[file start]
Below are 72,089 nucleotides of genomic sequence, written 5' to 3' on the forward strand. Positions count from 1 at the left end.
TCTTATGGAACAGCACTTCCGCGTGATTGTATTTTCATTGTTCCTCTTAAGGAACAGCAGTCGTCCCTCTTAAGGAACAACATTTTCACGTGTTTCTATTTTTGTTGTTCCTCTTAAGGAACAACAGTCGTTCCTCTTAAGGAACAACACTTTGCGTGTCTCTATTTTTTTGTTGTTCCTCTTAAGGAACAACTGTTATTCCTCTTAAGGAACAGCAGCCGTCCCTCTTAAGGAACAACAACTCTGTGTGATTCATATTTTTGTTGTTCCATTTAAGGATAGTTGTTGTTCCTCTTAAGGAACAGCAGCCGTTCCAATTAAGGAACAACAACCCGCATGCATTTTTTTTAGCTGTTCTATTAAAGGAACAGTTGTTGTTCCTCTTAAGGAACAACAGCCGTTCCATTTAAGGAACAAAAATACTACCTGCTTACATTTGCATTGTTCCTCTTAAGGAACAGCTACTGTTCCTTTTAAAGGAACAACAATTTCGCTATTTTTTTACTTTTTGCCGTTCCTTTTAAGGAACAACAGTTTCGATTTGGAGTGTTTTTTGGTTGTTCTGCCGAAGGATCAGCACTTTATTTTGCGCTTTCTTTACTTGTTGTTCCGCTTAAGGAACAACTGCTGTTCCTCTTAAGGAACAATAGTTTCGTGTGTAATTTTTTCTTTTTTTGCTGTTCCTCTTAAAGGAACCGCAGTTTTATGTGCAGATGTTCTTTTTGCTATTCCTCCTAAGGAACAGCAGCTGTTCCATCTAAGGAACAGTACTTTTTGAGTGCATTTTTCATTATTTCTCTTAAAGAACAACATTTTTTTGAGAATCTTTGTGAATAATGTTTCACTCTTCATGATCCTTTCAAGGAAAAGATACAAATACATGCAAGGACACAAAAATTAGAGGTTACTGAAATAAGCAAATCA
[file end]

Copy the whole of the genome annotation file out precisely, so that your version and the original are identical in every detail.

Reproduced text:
Below are 72,089 nucleotides of genomic sequence, written 5' to 3' on the forward strand. Positions count from 1 at the left end.
TCTTATGGAACAGCACTTCCGCGTGATTGTATTTTCATTGTTCCTCTTAAGGAACAGCAGTCGTCCCTCTTAAGGAACAACATTTTCACGTGTTTCTATTTTTGTTGTTCCTCTTAAGGAACAACAGTCGTTCCTCTTAAGGAACAACACTTTGCGTGTCTCTATTTTTTTGTTGTTCCTCTTAAGGAACAACTGTTATTCCTCTTAAGGAACAGCAGCCGTCCCTCTTAAGGAACAACAACTCTGTGTGATTCATATTTTTGTTGTTCCATTTAAGGATAGTTGTTGTTCCTCTTAAGGAACAGCAGCCGTTCCAATTAAGGAACAACAACCCGCATGCATTTTTTTTAGCTGTTCTATTAAAGGAACAGTTGTTGTTCCTCTTAAGGAACAACAGCCGTTCCATTTAAGGAACAAAAATACTACCTGCTTACATTTGCATTGTTCCTCTTAAGGAACAGCTACTGTTCCTTTTAAAGGAACAACAATTTCGCTATTTTTTTACTTTTTGCCGTTCCTTTTAAGGAACAACAGTTTCGATTTGGAGTGTTTTTTGGTTGTTCTGCCGAAGGATCAGCACTTTATTTTGCGCTTTCTTTACTTGTTGTTCCGCTTAAGGAACAACTGCTGTTCCTCTTAAGGAACAATAGTTTCGTGTGTAATTTTTTCTTTTTTTGCTGTTCCTCTTAAAGGAACCGCAGTTTTATGTGCAGATGTTCTTTTTGCTATTCCTCCTAAGGAACAGCAGCTGTTCCATCTAAGGAACAGTACTTTTTGAGTGCATTTTTCATTATTTCTCTTAAAGAACAACATTTTTTTGAGAATCTTTGTGAATAATGTTTCACTCTTCATGATCCTTTCAAGGAAAAGATACAAATACATGCAAGGACACAAAAATTAGAGGTTACTGAAATAAGCAAATCA